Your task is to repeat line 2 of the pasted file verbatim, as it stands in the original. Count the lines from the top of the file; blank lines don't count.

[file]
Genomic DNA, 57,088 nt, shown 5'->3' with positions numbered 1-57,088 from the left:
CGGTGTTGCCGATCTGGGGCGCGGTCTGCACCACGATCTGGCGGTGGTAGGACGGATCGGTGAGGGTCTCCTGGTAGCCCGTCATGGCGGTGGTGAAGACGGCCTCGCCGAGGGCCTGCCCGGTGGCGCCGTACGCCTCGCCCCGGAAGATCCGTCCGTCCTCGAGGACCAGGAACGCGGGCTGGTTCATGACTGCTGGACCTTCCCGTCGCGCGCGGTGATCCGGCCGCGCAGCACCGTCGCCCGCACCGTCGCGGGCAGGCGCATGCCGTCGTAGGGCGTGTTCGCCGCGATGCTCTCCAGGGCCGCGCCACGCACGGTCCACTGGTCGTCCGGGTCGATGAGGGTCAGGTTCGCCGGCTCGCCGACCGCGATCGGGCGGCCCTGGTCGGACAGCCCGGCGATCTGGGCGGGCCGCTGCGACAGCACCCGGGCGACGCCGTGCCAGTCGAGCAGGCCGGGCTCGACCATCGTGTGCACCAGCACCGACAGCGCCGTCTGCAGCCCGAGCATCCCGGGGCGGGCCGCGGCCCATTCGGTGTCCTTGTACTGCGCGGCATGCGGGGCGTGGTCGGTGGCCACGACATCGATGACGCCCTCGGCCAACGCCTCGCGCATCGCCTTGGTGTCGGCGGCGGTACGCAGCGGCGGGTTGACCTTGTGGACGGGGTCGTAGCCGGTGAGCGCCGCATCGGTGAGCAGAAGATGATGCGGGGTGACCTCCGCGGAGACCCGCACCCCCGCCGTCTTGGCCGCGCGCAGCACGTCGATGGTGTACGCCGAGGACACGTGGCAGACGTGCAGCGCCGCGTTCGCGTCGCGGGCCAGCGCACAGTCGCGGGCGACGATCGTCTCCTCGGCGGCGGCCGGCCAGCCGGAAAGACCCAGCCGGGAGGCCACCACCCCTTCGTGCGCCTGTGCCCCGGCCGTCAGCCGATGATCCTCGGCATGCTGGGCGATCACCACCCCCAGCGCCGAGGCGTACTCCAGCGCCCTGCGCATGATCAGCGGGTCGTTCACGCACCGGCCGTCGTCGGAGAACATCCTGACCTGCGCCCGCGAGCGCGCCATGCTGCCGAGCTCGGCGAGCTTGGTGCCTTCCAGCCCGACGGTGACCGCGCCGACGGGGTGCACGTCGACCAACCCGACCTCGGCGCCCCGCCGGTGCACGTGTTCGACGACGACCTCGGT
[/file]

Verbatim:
CGGTGTTGCCGATCTGGGGCGCGGTCTGCACCACGATCTGGCGGTGGTAGGACGGATCGGTGAGGGTCTCCTGGTAGCCCGTCATGGCGGTGGTGAAGACGGCCTCGCCGAGGGCCTGCCCGGTGGCGCCGTACGCCTCGCCCCGGAAGATCCGTCCGTCCTCGAGGACCAGGAACGCGGGCTGGTTCATGACTGCTGGACCTTCCCGTCGCGCGCGGTGATCCGGCCGCGCAGCACCGTCGCCCGCACCGTCGCGGGCAGGCGCATGCCGTCGTAGGGCGTGTTCGCCGCGATGCTCTCCAGGGCCGCGCCACGCACGGTCCACTGGTCGTCCGGGTCGATGAGGGTCAGGTTCGCCGGCTCGCCGACCGCGATCGGGCGGCCCTGGTCGGACAGCCCGGCGATCTGGGCGGGCCGCTGCGACAGCACCCGGGCGACGCCGTGCCAGTCGAGCAGGCCGGGCTCGACCATCGTGTGCACCAGCACCGACAGCGCCGTCTGCAGCCCGAGCATCCCGGGGCGGGCCGCGGCCCATTCGGTGTCCTTGTACTGCGCGGCATGCGGGGCGTGGTCGGTGGCCACGACATCGATGACGCCCTCGGCCAACGCCTCGCGCATCGCCTTGGTGTCGGCGGCGGTACGCAGCGGCGGGTTGACCTTGTGGACGGGGTCGTAGCCGGTGAGCGCCGCATCGGTGAGCAGAAGATGATGCGGGGTGACCTCCGCGGAGACCCGCACCCCCGCCGTCTTGGCCGCGCGCAGCACGTCGATGGTGTACGCCGAGGACACGTGGCAGACGTGCAGCGCCGCGTTCGCGTCGCGGGCCAGCGCACAGTCGCGGGCGACGATCGTCTCCTCGGCGGCGGCCGGCCAGCCGGAAAGACCCAGCCGGGAGGCCACCACCCCTTCGTGCGCCTGTGCCCCGGCCGTCAGCCGATGATCCTCGGCATGCTGGGCGATCACCACCCCCAGCGCCGAGGCGTACTCCAGCGCCCTGCGCATGATCAGCGGGTCGTTCACGCACCGGCCGTCGTCGGAGAACATCCTGACCTGCGCCCGCGAGCGCGCCATGCTGCCGAGCTCGGCGAGCTTGGTGCCTTCCAGCCCGACGGTGACCGCGCCGACGGGGTGCACGTCGACCAACCCGACCTCGGCGCCCCGCCGGTGCACGTGTTCGACGACGACCTCGGT